Just like the automatic transmission, Honda wasn’t the first to develop the 4WS system as Daimler-Benz was working on the system for four-wheel drive (4WD) vehicles. However, the system was never offered for mass production and while it worked in rough terrain, it was marred with stability issues on smoother roads.

This Frankensteined Accord holds the basis of the Prelude's 4WS system

Honda’s approach would be different since it would be applied to front-wheel drive (FWD) vehicles which is what the H brand was mostly offering. In 1981, they began implementing their take on the system on a specially modified Accord test car.

Despite the unorthodox method, the test car successfully demonstrated what the engineers wanted. Down the line, the 4WS system shifted its focus from speed to steering angle as the latter makes more sense in parking and other tight manoeuvres.

The 4WS system would prove to be a new standard in handling and dynamic performance in the industry that it became prevalent with rival carmakers in the Japanese Bubble Era. Nowadays, the system is implemented on luxury cars but it was Honda that pioneered it on a regular coupe.

8. Practical interiors

‘Man maximum, machine minimum’ (M/M) is an ethos that defines Honda’s impressive interior packaging. It’s a philosophy seen on almost every Honda vehicle made from the original N360 to the WR-V today.

Also read: Let us show you how much gear can fit into the 2023 Honda WR-V's 380 L boot

Indeed the idea of maximising space for occupants while minimising space for machines and mechanicals is very much suited to the front engine-front-wheel drive (FF) layout of cars that Honda builds. The ethos came to a head in the 1990s as the automotive industry became attracted to a new trend.

The minivan boom was taking over the world at the time and Honda wanted a piece of it. The first Odyssey had plenty of inspiration for the interior, from private jets to bullet trains. It's those modes of transport with their large aisles that saw the Odyssey’s interior being a lot more configurable than rivals and yet as easy to drive as a car.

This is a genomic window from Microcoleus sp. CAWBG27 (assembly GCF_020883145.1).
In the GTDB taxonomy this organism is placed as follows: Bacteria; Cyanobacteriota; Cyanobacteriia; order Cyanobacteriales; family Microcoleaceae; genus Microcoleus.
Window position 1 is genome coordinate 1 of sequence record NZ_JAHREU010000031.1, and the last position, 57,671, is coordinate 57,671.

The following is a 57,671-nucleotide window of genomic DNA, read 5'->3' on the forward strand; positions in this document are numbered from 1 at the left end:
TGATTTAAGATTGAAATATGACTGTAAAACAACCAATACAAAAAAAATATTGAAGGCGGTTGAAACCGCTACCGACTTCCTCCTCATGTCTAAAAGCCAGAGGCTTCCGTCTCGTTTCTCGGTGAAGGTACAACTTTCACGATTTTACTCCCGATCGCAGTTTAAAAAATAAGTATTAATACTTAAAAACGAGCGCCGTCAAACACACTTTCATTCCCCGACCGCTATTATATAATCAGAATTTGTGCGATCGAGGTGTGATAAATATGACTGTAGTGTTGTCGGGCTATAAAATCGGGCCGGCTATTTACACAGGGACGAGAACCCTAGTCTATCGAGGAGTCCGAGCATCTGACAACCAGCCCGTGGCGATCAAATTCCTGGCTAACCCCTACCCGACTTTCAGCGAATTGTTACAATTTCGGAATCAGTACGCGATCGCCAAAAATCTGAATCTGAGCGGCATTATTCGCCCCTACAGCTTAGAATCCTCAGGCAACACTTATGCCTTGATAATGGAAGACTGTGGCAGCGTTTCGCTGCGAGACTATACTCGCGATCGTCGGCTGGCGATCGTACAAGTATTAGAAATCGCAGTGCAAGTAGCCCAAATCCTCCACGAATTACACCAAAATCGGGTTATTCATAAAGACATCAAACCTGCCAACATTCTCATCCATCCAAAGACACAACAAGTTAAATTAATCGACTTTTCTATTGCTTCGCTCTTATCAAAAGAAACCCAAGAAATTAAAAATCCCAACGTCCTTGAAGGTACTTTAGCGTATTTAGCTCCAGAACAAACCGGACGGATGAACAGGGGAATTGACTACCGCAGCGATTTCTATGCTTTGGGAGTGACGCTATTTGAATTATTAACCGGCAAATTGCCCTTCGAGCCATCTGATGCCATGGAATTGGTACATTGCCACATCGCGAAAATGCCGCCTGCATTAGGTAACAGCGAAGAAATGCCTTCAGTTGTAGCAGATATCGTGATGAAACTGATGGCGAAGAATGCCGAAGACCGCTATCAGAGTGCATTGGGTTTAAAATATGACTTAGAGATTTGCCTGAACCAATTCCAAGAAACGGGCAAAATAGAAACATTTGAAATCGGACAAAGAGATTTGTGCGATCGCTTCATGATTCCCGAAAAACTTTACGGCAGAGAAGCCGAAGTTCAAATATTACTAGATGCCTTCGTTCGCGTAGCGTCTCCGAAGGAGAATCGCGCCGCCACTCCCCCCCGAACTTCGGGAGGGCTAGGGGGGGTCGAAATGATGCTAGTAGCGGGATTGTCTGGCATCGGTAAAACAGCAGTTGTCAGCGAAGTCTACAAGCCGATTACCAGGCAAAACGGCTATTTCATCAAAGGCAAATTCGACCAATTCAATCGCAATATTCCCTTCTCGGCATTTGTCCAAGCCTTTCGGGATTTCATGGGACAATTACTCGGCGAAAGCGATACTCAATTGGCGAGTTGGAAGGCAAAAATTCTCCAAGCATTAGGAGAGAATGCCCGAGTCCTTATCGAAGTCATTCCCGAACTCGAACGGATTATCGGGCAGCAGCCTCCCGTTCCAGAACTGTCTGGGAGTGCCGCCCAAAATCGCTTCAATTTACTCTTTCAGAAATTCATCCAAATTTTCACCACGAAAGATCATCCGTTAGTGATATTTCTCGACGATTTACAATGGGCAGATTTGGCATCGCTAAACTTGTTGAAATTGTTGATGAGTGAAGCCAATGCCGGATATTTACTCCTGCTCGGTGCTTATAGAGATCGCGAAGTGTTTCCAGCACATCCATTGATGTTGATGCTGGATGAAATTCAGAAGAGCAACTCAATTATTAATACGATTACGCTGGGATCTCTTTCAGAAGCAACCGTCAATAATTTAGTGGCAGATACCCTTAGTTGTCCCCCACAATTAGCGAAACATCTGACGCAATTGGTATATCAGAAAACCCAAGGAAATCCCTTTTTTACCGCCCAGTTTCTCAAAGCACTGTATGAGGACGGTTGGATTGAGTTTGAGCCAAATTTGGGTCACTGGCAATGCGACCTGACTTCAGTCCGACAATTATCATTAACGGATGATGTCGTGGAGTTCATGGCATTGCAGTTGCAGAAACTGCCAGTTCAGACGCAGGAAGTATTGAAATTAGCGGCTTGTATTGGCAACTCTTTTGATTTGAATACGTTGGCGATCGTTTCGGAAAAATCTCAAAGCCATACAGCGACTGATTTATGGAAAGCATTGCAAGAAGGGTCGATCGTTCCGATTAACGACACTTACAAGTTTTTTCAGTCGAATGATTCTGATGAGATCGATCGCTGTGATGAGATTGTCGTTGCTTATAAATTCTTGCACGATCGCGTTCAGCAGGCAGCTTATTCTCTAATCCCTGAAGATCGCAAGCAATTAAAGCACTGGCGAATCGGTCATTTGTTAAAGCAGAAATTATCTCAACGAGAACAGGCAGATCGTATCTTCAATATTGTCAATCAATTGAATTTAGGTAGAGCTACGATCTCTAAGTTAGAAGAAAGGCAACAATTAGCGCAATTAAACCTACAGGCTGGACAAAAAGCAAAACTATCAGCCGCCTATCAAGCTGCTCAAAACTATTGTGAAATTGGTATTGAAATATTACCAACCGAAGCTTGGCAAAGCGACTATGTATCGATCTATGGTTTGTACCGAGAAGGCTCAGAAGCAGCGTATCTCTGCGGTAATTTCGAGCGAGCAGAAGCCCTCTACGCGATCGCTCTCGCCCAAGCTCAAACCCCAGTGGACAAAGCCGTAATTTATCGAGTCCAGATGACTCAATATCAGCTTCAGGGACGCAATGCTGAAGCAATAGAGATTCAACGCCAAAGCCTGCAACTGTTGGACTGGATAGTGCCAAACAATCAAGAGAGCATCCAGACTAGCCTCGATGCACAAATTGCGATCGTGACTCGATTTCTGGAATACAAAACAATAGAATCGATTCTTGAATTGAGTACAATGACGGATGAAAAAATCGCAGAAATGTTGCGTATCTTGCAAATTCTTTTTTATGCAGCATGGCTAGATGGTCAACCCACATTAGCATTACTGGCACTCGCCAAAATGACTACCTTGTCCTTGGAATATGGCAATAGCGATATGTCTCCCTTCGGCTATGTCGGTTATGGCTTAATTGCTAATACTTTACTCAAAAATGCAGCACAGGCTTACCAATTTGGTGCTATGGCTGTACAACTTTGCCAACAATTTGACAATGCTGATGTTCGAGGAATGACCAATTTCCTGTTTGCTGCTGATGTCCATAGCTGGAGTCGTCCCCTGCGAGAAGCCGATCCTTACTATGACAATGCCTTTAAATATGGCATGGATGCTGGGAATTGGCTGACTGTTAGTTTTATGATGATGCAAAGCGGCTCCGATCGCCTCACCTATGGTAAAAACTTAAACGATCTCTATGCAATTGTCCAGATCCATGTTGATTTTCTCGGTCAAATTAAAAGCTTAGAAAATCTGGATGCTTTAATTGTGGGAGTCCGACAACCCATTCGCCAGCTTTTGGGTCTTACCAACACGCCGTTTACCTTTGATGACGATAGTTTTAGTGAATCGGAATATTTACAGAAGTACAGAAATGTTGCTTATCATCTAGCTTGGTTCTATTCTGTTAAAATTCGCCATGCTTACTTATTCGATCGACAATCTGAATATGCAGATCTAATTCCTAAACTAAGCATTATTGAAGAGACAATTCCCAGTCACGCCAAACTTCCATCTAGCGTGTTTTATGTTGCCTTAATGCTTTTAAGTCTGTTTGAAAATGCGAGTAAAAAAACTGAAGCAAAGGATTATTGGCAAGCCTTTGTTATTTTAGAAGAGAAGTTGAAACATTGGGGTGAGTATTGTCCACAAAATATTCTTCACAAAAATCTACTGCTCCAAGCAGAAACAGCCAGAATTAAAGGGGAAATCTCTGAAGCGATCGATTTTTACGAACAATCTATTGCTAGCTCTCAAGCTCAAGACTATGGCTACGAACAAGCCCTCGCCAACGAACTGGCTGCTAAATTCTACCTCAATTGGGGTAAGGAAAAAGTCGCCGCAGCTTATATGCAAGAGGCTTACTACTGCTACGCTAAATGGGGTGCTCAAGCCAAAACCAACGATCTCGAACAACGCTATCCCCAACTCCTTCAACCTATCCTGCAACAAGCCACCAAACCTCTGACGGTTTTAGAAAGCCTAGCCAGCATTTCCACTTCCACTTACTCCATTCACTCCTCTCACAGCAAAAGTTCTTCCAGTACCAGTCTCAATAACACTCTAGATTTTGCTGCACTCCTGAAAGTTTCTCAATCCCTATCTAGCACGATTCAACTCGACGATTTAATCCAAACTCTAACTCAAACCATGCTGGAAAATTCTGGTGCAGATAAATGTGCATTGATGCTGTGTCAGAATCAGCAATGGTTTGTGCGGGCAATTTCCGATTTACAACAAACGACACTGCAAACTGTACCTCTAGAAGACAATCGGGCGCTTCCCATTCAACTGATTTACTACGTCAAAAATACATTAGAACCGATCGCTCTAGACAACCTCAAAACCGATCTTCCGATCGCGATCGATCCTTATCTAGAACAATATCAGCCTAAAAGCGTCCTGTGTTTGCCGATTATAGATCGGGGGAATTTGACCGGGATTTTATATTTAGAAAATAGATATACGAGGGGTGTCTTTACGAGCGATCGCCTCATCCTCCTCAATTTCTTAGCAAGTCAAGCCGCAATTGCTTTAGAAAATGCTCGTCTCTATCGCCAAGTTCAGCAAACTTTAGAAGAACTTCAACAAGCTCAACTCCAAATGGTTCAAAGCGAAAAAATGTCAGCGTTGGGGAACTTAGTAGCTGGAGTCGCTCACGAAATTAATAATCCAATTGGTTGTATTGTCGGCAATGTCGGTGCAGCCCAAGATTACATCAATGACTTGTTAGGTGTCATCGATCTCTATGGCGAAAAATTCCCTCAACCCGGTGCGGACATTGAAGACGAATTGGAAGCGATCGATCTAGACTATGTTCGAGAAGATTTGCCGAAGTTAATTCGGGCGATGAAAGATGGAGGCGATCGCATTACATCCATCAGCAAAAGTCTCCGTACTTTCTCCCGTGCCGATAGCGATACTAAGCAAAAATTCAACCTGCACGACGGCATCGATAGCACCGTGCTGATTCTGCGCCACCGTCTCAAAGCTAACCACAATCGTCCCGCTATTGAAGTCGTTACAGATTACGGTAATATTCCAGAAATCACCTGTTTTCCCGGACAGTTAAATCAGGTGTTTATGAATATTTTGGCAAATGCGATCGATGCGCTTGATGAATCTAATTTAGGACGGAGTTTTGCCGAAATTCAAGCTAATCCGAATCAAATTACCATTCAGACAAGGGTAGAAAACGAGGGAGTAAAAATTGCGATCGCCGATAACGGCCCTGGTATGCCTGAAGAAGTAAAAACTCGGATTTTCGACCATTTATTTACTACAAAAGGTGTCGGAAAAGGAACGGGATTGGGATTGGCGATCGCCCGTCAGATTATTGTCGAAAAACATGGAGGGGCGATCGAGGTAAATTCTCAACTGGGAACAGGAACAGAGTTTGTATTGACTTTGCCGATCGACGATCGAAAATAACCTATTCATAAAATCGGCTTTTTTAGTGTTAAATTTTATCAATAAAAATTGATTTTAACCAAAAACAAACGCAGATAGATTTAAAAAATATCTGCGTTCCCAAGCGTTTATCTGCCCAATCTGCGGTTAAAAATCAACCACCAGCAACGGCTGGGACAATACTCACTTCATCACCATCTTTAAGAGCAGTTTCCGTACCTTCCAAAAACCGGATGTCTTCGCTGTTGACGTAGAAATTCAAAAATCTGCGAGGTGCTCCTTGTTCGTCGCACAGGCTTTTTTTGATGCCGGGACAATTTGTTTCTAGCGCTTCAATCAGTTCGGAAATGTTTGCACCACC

The Odyssey would help pave the way for other family-friendly Honda models introduced in the 1990s like the CR-V, Stepwgn, and S-MX. These bold models helped to propel Honda sales in Japan and all over the world but Honda’s next model would take the whole M/M approach to a new level.

The first-generation Honda Jazz was a winner in terms of interior packaging and a huge success all over the world. It introduced the Ultra Seat concept which features a multiple-mode seating system that allows tall or long items to fit inside. The feature is also seen in the City, City Hatchback, and HR-V while also being copied by others.

Also read: The 2022 Perodua Myvi facelift's seating configuration almost rivals City Hatchback's ULTRA Seats

9. Quieter wheels

Not every car can be as quiet as a Rolls Royce and a higher cabin noise level can affect a car’s comfort. Thus, carmakers have installed sound insulating materials to improve noise levels but when it comes to the wheels, Honda provided a solution that reduces resonance.

It developed a resonator that wraps around the wheel which contains vents to allow air to pass through and cancels pipe resonance sound. Honda claims that its noise-reducing wheels drastically reduce noise at around 220 Hz.

The resonators themselves are made from lightweight resin and are fitted to the wheel rim without the use of connecting parts like bolts. These resonators can also withstand up to 1,500 G during high-speed driving and bond to the wheel stronger without losing shape.

The quieter wheels were first introduced in 2010 on the Honda Legend in Japan and the Acura RL in North America. Currently in its second generation, the newer resonators are significantly lighter and are offered on the highest variant of the 10th-gen Accord in Malaysia, the 1.5 TC-P.

Also read: Review: Honda Accord 1.5 TC-P - 7 Series space and tech for under RM 200k

Those are nine of the most innovative ideas developed by Honda in its past 75 years. Beyond just producing highly desirable cars, motorbikes, and other machinery, Honda is also famous for its research and development as well as being bold. Here’s looking forward to its 100th anniversary in 25 years’ time.

Also read: 2023 Honda Civic Type R (FL5) launched in Malaysia - 319PS/420Nm, 6MT, yours for RM 399,900